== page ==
So, that's the core plan - to work on my stroke without the distraction of a pending long swim. It is  time-manageable goal and an investment for if / when I return to long swimming. I still need to find myself a stroke correction coach to work with, but at least I have a goal to focus on. And in the mean time, I've been watching the Swim Smooth Catch Masterclass DVD, which seems like a good place to start - the opening sequences might as well be entitled "all the stuff Karen needs to sort out". Mostly, though, I just watch it and fantasise about moving to wherever that pool they use is.

The second element of "what's next?" is a cautious return to Masters swimming. By all accounts, the Leeds Masters Swimming Club is a thriving and welcoming training community, running multiple sessions each week. I must admit that the thought of going back to club swimming fills me with some trepidation after a good few years of training largely alone - I can hold my own when it comes to swimming a long way slowly on freestyle, but after that, it's not pretty. But it's a chance to learn, and perhaps to become a better all-round swimmer, as well as giving me a venue for keeping up my general fitness and the opportunity to make swimming friends in my new home town. Plus at some point I really need to learn to tumble turn without swirling my arms around in frantic windmills, so this might be my chance.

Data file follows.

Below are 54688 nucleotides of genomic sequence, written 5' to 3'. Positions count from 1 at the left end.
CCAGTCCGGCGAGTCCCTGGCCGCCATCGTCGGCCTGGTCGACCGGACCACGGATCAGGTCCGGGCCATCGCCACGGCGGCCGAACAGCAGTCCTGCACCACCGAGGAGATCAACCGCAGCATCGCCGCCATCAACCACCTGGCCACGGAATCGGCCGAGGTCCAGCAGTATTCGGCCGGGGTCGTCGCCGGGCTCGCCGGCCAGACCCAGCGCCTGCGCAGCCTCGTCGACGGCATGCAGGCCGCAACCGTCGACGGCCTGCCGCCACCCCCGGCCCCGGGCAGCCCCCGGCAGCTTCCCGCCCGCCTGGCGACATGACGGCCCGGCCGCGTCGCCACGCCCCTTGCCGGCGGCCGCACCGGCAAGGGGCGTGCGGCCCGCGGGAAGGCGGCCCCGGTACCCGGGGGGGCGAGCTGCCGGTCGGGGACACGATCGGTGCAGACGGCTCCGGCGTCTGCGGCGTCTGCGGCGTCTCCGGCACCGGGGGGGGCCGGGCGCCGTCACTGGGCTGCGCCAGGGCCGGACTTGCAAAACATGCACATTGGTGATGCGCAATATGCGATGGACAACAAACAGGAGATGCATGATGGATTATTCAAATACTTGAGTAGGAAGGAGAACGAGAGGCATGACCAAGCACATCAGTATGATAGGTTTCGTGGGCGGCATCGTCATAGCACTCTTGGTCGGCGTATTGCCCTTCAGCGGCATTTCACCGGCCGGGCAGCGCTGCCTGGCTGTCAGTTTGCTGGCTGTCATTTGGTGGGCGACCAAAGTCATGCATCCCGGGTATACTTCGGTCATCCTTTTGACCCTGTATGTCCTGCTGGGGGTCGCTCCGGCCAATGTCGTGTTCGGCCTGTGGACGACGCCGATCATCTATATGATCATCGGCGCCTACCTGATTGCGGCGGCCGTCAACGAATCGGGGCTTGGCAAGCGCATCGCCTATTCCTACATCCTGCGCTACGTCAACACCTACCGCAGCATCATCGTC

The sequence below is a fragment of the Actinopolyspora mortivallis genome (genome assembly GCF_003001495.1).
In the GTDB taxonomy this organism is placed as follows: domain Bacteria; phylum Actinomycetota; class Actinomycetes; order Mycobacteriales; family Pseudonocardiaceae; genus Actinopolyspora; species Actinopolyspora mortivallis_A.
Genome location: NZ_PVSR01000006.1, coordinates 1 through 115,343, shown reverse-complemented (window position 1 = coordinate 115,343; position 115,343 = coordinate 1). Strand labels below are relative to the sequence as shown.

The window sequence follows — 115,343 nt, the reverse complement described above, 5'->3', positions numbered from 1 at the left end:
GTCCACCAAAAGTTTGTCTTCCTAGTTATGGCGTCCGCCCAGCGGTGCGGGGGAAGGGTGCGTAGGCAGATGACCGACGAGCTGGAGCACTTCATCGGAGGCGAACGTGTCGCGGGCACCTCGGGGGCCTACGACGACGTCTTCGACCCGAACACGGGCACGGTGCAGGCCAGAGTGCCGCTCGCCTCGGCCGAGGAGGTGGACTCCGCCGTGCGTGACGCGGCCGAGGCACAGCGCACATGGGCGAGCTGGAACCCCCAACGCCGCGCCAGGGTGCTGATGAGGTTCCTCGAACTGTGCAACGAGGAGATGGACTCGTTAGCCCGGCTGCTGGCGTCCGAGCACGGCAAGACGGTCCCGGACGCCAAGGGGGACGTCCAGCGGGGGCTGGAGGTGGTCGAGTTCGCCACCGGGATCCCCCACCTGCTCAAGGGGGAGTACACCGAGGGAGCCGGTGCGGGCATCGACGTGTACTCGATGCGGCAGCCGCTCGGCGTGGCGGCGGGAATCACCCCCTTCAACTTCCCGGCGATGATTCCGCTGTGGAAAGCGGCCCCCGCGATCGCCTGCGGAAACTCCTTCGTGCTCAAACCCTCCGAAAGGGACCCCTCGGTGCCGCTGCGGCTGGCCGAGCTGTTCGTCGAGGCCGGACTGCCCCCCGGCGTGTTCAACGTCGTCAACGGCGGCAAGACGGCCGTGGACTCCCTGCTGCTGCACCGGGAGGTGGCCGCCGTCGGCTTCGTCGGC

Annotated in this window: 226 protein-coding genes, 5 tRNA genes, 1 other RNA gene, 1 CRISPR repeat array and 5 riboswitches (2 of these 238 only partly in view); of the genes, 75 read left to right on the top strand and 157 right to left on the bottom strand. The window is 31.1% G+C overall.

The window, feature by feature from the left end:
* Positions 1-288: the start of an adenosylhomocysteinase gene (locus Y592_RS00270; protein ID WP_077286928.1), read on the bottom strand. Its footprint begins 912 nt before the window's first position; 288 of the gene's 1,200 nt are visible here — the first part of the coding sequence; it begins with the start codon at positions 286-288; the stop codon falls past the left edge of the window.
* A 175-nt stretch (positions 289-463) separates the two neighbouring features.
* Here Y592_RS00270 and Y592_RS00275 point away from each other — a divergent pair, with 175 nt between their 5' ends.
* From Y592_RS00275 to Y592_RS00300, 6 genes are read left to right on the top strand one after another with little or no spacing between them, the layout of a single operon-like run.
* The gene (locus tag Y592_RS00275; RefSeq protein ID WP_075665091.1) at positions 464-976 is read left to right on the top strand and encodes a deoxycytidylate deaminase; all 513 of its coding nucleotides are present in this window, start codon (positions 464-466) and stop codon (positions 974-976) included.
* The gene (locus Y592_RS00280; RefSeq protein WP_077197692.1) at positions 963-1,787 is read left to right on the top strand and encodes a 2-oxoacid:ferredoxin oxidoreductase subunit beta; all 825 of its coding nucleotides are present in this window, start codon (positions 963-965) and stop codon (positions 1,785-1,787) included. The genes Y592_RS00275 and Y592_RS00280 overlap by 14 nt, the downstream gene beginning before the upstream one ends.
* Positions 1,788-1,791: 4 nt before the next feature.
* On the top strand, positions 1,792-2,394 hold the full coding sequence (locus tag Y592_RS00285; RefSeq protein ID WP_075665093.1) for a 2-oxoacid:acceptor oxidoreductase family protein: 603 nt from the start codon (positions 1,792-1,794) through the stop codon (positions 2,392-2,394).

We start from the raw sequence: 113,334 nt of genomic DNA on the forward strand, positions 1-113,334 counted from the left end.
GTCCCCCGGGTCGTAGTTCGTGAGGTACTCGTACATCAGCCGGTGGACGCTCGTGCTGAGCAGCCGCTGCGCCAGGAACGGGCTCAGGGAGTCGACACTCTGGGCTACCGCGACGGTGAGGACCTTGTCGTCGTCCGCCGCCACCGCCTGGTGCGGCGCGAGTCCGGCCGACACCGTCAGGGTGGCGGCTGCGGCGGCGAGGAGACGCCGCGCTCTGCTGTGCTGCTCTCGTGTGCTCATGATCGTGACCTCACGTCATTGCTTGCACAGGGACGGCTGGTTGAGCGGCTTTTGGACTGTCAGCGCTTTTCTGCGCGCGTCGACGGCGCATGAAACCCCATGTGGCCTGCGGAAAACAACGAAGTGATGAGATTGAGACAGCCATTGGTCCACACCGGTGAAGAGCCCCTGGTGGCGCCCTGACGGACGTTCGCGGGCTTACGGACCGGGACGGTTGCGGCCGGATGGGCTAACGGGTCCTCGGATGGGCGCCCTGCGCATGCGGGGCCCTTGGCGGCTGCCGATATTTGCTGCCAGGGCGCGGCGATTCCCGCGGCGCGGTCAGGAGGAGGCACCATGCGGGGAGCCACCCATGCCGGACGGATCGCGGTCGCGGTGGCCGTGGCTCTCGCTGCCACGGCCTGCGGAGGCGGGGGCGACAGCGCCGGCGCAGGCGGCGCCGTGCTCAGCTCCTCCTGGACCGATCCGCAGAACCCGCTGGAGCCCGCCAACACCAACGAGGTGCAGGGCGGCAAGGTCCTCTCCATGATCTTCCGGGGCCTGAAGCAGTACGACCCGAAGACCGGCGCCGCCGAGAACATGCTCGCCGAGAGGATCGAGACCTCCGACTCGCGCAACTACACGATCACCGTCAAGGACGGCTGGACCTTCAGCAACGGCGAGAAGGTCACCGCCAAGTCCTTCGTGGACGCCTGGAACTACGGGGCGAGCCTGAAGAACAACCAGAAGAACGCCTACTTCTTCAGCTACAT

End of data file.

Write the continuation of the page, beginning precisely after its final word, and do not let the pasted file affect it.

And the final part of "what's next?" is that I've been all take and not a lot of give with my swimming recently, benefitting hugely from the volunteerism of others without necessarily being in a position to reciprocate. I can't go on the boats for Channel swims and the like because....well, if you've ever seen me on a boat, you'll understand... but I do have a kayak and am hoping to offer myself services as a paddler next summer - perhaps for BLDSA events, since I know that a lot of people new to the sport want to try those but are stuck for kayak support. If anyone reading this finds themselves in that position, do get in touch and if I can help out, I will. 

So that's what's next. It doesn't have the spectacle or excitement of a long swim in the planning, but it's a way to keep a toe in the water while I'm busy with other bits of life. 

I've also decided to retire the blog for a while. I'm quite attached to my little blog, and it's fun to play with a different style of writing from my working life on a topic that I enjoy, but I think that it will be good to let it rest for a bit, for two reasons. Firstly, I doubt that the everyday reality of stroke correction and drilling in between writing new lectures is going to make for thrilling reading so I'd rather take a break than bore everyone to death; and secondly, a very tiny minority of visitors to the blog seem to have forgotten that it's just a bit of fun and it's only swimming. I've received a small number of extremely unpleasant anonymous messages recently - about my decision to cancel my Channel swim, and also following my return to New York for the MIMS "Quiet" Swim - and given that I'm not going to be up to much of interest anyway, I think it might be useful to step back and let everyone take a breath. Hopefully, both me and the blog will be back, refreshed, rejuvenated and with a much more disciplined left arm, at some point in the future. 

So it's been a great summer. And now, onto what's next...